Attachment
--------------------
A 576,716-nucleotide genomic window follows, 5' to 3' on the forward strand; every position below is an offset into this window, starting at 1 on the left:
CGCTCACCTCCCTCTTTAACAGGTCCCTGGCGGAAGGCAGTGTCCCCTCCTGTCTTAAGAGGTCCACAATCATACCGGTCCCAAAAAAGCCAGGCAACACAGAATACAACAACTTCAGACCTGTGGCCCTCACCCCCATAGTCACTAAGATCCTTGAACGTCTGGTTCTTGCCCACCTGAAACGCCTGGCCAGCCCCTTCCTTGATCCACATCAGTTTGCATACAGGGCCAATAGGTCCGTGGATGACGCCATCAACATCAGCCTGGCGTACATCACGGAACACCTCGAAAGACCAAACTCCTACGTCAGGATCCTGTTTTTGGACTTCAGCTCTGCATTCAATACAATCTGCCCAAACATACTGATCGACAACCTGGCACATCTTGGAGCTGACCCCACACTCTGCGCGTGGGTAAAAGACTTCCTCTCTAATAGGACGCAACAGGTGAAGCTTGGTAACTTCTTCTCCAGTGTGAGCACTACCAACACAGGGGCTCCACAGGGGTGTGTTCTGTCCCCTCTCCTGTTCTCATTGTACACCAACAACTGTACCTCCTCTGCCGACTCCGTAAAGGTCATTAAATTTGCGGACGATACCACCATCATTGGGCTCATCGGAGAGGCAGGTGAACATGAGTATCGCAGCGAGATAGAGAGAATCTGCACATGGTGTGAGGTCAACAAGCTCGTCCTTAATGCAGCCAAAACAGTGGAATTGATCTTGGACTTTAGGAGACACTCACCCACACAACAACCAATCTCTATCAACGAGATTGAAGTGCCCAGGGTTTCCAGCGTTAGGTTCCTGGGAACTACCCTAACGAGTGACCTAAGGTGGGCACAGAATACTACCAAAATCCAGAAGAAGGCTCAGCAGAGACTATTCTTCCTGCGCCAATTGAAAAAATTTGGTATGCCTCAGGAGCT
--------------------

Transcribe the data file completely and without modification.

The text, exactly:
A 576,716-nucleotide genomic window follows, 5' to 3' on the forward strand; every position below is an offset into this window, starting at 1 on the left:
CGCTCACCTCCCTCTTTAACAGGTCCCTGGCGGAAGGCAGTGTCCCCTCCTGTCTTAAGAGGTCCACAATCATACCGGTCCCAAAAAAGCCAGGCAACACAGAATACAACAACTTCAGACCTGTGGCCCTCACCCCCATAGTCACTAAGATCCTTGAACGTCTGGTTCTTGCCCACCTGAAACGCCTGGCCAGCCCCTTCCTTGATCCACATCAGTTTGCATACAGGGCCAATAGGTCCGTGGATGACGCCATCAACATCAGCCTGGCGTACATCACGGAACACCTCGAAAGACCAAACTCCTACGTCAGGATCCTGTTTTTGGACTTCAGCTCTGCATTCAATACAATCTGCCCAAACATACTGATCGACAACCTGGCACATCTTGGAGCTGACCCCACACTCTGCGCGTGGGTAAAAGACTTCCTCTCTAATAGGACGCAACAGGTGAAGCTTGGTAACTTCTTCTCCAGTGTGAGCACTACCAACACAGGGGCTCCACAGGGGTGTGTTCTGTCCCCTCTCCTGTTCTCATTGTACACCAACAACTGTACCTCCTCTGCCGACTCCGTAAAGGTCATTAAATTTGCGGACGATACCACCATCATTGGGCTCATCGGAGAGGCAGGTGAACATGAGTATCGCAGCGAGATAGAGAGAATCTGCACATGGTGTGAGGTCAACAAGCTCGTCCTTAATGCAGCCAAAACAGTGGAATTGATCTTGGACTTTAGGAGACACTCACCCACACAACAACCAATCTCTATCAACGAGATTGAAGTGCCCAGGGTTTCCAGCGTTAGGTTCCTGGGAACTACCCTAACGAGTGACCTAAGGTGGGCACAGAATACTACCAAAATCCAGAAGAAGGCTCAGCAGAGACTATTCTTCCTGCGCCAATTGAAAAAATTTGGTATGCCTCAGGAGCT